The exclamation was one of amazement; where he had looked for an empty saddle he saw a girl astride the stricken man's horse; Bardoe's bulky body had effectually concealed her from his view. She was young--not much over twenty, he judged, and was dressed in a worn calico gown, clumsy shoes, and an old sun-bonnet which had slipped back to reveal an untidy mop of golden-brown hair. She seemed pitifully small on the back of the big beast she bestrode. Drait got down, dropped the reins over his pony's head, and stepped towards her. As though frozen with horror, she remained bent and motionless, her gaze glued to the sprawling form of the shot man.

`Who the deuce are you?' Drait asked roughly.

Getting no answer, not even a look, he muttered an impatient oath and turned to his victim. With cold, callous eyes the victor surveyed his work, stooped to lift the wide-flung left hand, let it fall limply back to the ground, and began to search the body. In a vest pocket he found a slip of paper, and on it, scrawled in pencil: `One hundred three-year-olds at 10 a head-1,000 bucks.'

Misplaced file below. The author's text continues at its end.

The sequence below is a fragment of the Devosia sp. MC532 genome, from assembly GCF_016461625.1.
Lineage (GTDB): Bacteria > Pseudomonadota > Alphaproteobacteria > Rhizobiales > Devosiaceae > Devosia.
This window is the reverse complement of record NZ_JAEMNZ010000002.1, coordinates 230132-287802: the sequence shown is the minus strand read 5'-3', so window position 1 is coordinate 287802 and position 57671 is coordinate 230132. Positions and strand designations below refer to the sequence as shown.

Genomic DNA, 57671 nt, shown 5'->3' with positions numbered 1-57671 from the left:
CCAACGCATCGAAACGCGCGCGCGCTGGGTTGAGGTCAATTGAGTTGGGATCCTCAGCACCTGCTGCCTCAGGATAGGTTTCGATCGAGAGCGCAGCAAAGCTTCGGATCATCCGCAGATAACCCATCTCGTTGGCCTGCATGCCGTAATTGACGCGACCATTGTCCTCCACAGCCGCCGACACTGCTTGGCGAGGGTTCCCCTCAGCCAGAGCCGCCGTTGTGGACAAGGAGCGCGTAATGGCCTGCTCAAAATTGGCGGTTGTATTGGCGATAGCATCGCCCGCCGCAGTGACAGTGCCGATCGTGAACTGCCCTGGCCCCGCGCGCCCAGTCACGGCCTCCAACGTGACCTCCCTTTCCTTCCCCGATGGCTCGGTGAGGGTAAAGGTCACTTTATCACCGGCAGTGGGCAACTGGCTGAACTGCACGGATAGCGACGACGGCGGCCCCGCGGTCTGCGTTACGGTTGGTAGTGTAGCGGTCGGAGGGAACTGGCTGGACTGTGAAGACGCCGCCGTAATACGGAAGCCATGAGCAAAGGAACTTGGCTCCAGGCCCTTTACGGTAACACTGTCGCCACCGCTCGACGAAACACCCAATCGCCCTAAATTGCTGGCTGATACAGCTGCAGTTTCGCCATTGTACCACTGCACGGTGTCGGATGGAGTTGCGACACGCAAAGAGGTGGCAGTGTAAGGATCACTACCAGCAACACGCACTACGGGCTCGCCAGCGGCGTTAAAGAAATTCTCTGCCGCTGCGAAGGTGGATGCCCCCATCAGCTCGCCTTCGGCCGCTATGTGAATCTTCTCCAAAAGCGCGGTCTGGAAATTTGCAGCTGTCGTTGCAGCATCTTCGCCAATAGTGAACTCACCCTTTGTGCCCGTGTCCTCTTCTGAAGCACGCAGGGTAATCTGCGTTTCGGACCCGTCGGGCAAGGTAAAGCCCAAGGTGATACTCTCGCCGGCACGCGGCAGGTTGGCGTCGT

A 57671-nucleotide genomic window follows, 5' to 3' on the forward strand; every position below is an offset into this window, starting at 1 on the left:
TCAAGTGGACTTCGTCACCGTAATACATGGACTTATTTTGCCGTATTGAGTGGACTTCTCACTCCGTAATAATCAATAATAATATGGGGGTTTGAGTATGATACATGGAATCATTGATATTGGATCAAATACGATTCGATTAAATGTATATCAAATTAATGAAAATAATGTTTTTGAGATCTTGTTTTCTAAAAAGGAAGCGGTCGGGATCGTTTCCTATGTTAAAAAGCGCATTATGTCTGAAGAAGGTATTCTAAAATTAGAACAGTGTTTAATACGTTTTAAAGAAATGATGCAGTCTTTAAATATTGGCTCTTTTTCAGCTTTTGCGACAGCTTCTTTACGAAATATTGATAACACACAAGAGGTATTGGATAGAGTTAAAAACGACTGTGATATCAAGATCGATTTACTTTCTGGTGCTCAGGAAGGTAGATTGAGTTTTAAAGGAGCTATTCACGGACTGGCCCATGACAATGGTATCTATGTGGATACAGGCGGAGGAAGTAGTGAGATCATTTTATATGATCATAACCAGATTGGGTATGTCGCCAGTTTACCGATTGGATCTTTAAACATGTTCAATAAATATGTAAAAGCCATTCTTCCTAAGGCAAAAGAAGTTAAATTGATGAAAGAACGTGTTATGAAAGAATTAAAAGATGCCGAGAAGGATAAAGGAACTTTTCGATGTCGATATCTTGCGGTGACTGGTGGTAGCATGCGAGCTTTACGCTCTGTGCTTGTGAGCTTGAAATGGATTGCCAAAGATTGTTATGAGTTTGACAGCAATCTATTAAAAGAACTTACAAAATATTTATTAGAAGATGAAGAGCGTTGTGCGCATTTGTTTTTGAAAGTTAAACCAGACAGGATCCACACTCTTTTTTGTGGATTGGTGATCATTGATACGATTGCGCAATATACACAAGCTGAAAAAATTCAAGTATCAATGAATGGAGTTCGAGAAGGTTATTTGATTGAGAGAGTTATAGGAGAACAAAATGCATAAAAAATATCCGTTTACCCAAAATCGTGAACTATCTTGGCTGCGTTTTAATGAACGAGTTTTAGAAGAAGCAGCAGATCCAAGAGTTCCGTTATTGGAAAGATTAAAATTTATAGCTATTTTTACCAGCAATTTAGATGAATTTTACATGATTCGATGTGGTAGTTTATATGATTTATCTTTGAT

`C'rect,' he commented grimly, and thrusting it into his own pocket, bent to his task again.

Around Bardoe's middle, concealed by the slack of his shirt, he discovered a money-belt--a heavy one. He began to buckle it about his own waist, but on second thoughts, rolled it up and placed it in one of the saddle- pockets of the owner's horse. This brought his attention back to the girl, and he stood considering her with a sombre puzzled expression. At length he appeared to have reached a decision. She was looking at him now, her large eyes full of fear.